sk torihe Air.Ru- U'aii lii.i s. it you want
tht che.ii-'f t una b-"t t -,. . ,.
A l f, rll'JA lil.l'AA'At,i.'lj "'.rim',
Ti ',.1'n wi Mwe. 72 Vl'i'iimn -I . N'' "sk
:- w -9''
(ti. IT W , s
IIOXSIE & DEPUE,
STOVES 8c TINWARE.
FASHION COOK STOVE,
UN EQUALED IN'
Ewmomy, Comfort, Hcatness, anil lu
49.000 now in use! 1,800 in use in
East Tennessee !
And nut one has rroved a failure!
Atao, a la go vri ty of Ookinir Stoves. The
Monitor. Ki'lit'Ftt. Santa i'lan, . K.,
PfMffiia, C'lhti-rnia and KhitIc.
Every one iu wui.t ol a giu.ti
COOKING OK HEAT1XO STOVE
Will find it to their interest to call and examine
1 f f. O ti y S t . . K X 0 X V I L L E , T E N N .
. A. GREDIGr,
WHOLtHAH iD KSTAIL DtALSS IN
BUFFALO BCXLE CO. '8 (SCALES
EXCELSIOR KKMI STEEL PLOWS.
EXCELKIOR STEAM PL0W8.
ke. A Ao.
Knoxville Iron Company
kailua an u cm, i it wjiius, .
HISSSS AIS SSALSSS
Cowl Crvek iCoal mu4 7okn.
THE NEW LOW RESERVOIR STANDARD
(.Kilt Hurabilitv with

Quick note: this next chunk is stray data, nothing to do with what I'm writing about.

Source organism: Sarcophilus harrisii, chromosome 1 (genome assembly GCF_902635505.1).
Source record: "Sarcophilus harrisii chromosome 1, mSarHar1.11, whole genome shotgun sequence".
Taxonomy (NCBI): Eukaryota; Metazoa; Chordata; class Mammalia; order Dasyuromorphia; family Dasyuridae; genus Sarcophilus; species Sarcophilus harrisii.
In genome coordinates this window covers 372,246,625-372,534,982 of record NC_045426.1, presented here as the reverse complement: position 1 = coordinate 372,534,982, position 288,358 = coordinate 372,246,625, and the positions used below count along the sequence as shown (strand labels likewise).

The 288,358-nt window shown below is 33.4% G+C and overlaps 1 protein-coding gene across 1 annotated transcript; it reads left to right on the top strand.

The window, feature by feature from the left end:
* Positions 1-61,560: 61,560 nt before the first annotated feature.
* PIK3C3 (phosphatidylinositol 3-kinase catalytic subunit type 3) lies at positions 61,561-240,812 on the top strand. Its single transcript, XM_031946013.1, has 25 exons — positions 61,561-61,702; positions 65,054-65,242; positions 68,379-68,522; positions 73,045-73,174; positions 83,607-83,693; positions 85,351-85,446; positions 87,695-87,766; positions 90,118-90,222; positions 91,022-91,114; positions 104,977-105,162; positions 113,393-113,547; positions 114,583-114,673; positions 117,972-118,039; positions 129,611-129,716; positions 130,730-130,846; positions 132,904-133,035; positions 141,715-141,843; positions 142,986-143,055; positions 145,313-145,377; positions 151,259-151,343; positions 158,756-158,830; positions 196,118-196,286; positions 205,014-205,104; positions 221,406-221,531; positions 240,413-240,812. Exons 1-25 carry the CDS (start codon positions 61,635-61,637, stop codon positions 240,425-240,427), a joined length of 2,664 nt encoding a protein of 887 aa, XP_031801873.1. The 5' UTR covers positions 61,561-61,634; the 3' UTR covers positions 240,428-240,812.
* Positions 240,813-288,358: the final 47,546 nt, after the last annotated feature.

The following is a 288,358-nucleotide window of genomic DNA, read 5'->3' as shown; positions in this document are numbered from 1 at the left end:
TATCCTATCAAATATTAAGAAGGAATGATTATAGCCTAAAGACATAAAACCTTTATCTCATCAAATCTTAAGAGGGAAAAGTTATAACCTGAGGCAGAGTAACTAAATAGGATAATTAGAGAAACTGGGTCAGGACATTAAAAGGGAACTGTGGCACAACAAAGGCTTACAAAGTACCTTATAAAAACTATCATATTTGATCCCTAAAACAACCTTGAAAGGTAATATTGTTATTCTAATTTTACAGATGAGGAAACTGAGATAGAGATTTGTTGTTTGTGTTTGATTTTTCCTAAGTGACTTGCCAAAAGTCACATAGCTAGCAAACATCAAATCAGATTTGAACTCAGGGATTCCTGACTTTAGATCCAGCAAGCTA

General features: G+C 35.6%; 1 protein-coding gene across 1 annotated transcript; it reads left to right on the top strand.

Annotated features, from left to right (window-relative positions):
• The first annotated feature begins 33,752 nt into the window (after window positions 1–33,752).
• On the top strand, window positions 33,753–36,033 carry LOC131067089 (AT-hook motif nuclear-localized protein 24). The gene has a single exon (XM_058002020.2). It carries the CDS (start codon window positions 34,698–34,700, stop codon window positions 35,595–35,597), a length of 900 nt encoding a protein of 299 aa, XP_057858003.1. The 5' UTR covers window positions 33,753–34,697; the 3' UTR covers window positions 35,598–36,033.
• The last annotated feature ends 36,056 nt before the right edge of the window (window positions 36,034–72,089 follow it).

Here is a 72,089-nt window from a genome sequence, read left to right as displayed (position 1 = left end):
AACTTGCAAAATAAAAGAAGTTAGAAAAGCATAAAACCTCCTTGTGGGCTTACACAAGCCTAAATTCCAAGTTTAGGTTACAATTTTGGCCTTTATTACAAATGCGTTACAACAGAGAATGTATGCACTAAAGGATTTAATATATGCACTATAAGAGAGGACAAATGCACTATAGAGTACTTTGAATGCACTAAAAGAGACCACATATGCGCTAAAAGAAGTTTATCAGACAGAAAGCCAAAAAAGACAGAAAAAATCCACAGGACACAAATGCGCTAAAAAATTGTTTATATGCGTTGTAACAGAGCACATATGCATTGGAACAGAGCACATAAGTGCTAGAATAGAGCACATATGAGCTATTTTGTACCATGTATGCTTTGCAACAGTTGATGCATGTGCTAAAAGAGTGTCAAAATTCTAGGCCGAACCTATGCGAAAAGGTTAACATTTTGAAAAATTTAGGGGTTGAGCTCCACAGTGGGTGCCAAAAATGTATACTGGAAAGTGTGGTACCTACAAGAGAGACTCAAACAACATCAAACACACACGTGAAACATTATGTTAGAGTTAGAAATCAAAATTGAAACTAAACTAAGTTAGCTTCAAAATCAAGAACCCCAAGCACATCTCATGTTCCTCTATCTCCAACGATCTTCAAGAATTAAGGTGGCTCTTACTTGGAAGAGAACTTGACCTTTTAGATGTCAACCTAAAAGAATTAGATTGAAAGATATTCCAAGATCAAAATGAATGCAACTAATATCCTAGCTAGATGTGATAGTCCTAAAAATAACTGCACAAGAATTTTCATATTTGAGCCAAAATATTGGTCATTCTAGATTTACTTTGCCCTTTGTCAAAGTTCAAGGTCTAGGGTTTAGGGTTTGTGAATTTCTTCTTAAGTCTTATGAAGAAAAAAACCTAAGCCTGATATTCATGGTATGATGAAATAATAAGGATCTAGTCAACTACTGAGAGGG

And Giving PERFECT SATISFACTION Everywhere.
MADE ONL.Y BY
EXCELSIOR MANUFACTURING CO..
612, 614, 616 & 618 N. MAIN STREET, ST. LOUIS, M0.
VTfi.rstvKi.v pni.n nv
HAWKINS, BUTT fc CO.,
v14d.twHQ.lA'Jin Si V 1 1. lEWESSKi:.
HAT- AND SHOES,
Staple and Fancy Groceries,
.nst Sll IarKel qurc, Knxvllle. Trnin.
rinnil" nil new. nnl will bp roM ar th lowest cnh pricei, l'rodure takeo in exchange for ooJ
FftT, 'l:i'HII t'VT) MFASI'KKSDl'AHAVTKKII v'lm"-''
B. R. STRONG,
Grocer & Produce Merchant,
. '2 I f SMo HnrUet l'lr-, Knoxvlllo. Tpnii.
receiving and have
OUR IMMENSE STOCK OF
COO CASES IMtlNTS.
-lOO CASES 1'IECE GOODS.
Slot) CASES BLEACHED DO
MESTICS. 00 HALES UIIOWX DOMES
TICS. Ginshams. Liatn., Alracai, Dplaim, 'hile
flotnlf. licking (lnuburgs, JUrill., fchirtiugs
Olnpes it i. J Cotum l'lahn.
Also a comj lete liue of
HOOTS AM) SHOES.
Men'i and Boj-s' K'p Pool. TSroran. and Tie'.
Wnuien'i antl Children' l'ctblu Uraiu, Kip,
Cull anil L.etilig lalmtralf.
2000 CASKS Kll HOOTS.
1000 f'AKS TALK HOOTS.
HiuO ( ASKS Kll' HKOiAS.
500 ( ASKS ( ALF KltOUtNS.
2(MM) (iASKS WOMEN'S MIOKS.
500 CASKS CIIII.DKKV.S SHOKS.
500 HULLS LKATI1KH.
A splendid aiflortinent, !and every Line c 'la
plete in iu:i departoient.
1000 Casks Men's Hats.